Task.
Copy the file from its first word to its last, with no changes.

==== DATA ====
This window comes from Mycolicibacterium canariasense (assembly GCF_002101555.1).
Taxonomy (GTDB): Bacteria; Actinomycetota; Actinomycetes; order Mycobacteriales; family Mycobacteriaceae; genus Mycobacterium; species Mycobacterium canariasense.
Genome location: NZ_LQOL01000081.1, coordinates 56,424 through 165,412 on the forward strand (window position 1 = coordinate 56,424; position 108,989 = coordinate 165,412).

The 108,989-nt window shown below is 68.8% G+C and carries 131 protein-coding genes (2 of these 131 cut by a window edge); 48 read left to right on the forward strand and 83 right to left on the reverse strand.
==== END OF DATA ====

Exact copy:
This window comes from Mycolicibacterium canariasense (assembly GCF_002101555.1).
Taxonomy (GTDB): Bacteria; Actinomycetota; Actinomycetes; order Mycobacteriales; family Mycobacteriaceae; genus Mycobacterium; species Mycobacterium canariasense.
Genome location: NZ_LQOL01000081.1, coordinates 56,424 through 165,412 on the forward strand (window position 1 = coordinate 56,424; position 108,989 = coordinate 165,412).

The 108,989-nt window shown below is 68.8% G+C and carries 131 protein-coding genes (2 of these 131 cut by a window edge); 48 read left to right on the forward strand and 83 right to left on the reverse strand.